Did you really mean that?
Updated: 2011-10-30 07:46
By John Clark (China Daily)
Thank heavens Los Angeles survived "Carmageddon". A busy freeway was closed for essential repairs. The road lay between two interchanges. Officials warned of chaos, even traffic meltdown. Motorists should remain at home.
I was copy-editing the story. My Chinese colleague went on: "Ripple effects were expected on other major highways. Commentators predicted that it could all end in an apostrophe."
I smiled. Obviously my pal meant to say catastrophe. A simple slip produced an amusing malapropism.
When we got married my girlfriend's mother called it a "gunshot wedding". Of course what she meant to say was a "shotgun wedding". But I wasn't being marched reluctantly (at gunpoint) to the altar to wed a girl in trouble. We had planned to marry and simply brought the date forward.
I enjoy malapropisms, but I'm not well read and my wife reminds me I haven't read the classics. She's a big fan of Baudelaire and Balzac. I thought they were French soccer players.
OK, so what if I haven't read the works of Thomas Hardy (my wife devoured them when she was about five). And I never got into Flaubert's Madame Bovary, but does it bovver me?
That's the thing about the classics: they'll always be there. My wife gave a young friend of 17 her prescribed reading list. Kevin will be 60 before he gets through it.
My reading style is more "sampling" - read a few pages, skip to the end. Maybe it will grab me. I read three or four books at once. Well, not at the same time. I'm not Oscar Wilde, who could hold a book in each hand and read them both at once.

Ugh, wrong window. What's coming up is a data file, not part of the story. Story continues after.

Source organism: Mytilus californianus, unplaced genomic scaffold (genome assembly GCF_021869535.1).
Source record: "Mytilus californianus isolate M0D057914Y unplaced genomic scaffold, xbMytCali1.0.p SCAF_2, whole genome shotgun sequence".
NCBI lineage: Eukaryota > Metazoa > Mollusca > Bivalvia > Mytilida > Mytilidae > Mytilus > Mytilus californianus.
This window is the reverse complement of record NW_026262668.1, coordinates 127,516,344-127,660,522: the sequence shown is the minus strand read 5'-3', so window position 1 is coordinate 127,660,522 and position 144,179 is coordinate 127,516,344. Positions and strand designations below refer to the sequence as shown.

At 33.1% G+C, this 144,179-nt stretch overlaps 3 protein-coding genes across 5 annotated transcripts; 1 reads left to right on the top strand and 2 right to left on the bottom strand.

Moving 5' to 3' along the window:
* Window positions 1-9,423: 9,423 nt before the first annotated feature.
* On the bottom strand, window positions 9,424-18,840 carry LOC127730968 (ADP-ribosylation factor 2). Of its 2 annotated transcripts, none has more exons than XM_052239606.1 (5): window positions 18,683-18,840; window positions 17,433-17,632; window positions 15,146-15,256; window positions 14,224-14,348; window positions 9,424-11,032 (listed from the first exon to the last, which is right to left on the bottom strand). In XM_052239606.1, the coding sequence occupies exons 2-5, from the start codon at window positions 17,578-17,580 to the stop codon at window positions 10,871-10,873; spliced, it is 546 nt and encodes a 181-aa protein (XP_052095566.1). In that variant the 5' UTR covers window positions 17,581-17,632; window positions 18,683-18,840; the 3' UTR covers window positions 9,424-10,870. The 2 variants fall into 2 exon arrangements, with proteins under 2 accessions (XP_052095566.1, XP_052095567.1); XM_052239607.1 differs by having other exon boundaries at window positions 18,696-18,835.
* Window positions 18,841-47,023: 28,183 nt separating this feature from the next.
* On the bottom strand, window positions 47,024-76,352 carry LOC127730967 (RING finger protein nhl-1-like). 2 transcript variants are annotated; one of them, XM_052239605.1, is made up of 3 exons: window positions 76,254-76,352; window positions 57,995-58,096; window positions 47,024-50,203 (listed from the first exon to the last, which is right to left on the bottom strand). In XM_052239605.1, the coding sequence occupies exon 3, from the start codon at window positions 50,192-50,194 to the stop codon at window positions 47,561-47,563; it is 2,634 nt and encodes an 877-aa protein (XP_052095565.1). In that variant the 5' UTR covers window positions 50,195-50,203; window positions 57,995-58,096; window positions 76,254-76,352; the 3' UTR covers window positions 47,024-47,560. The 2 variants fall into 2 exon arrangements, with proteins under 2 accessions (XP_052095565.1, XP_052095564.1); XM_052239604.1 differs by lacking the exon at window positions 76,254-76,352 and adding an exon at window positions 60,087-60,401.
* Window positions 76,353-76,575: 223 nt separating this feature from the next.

I finished reading JD Salinger's Catcher in the Rye a couple of weeks ago, a book I started when I was a student 30 years ago.
My point is that reading shouldn't be a chore. It should entertain. Lord of the Rings? Why bother to read Tolkien? Watch the DVDs.
A talent to amuse is a wonderful thing. The American humorist James Thurber makes me smile, and SJ Perelman makes me laugh out loud.
Richard Brinsley Sheridan is a very witty playwright. In The Rivals one of his characters is Mrs Malaprop, a widow. She's guardian of Lydia who is in love with an unsuitable young man. Mrs M asks the girl to "promise to forget this fellow, to illiterate (obliterate) him from your memory."
Later Mrs M admits: "I would by no means wish a daughter of mine to be a progeny (prodigy) of learning." She mangles the English language in funny ways.
I had a boss, a Cambridge grad with a dry sense of humor. When someone screwed up he would say, straight-faced: "I'm not casting nasturtiums (aspersions) at anyone".
Shakespeare was the master of malapropisms.
Bottom, in A Midsummer Night's Dream says: "lion vile hath here hath deflowered (devoured) my dearwhich was the fairest dame."
In Much Ado About Nothing, Constable Dogberry declares: "Comparisons are odorous (odious)."
Malapropisms still raise a laugh. The Sopranos is about a bunch of hard-boiled Italian-American New Jersey gangsters. They're street smart, but left school early.
Tony Soprano, who's under a psychiatrist, declares: "There's no stigmata (stigma) connected with going to a shrink". Family problems were causing "dysentery (dissent) in the ranks" according to Tony.
And then there's Feech, who's notorious for his "impermeable (interminable) stories".
I'll take the hint.
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For China Daily
(China Daily 10/30/2011 page15)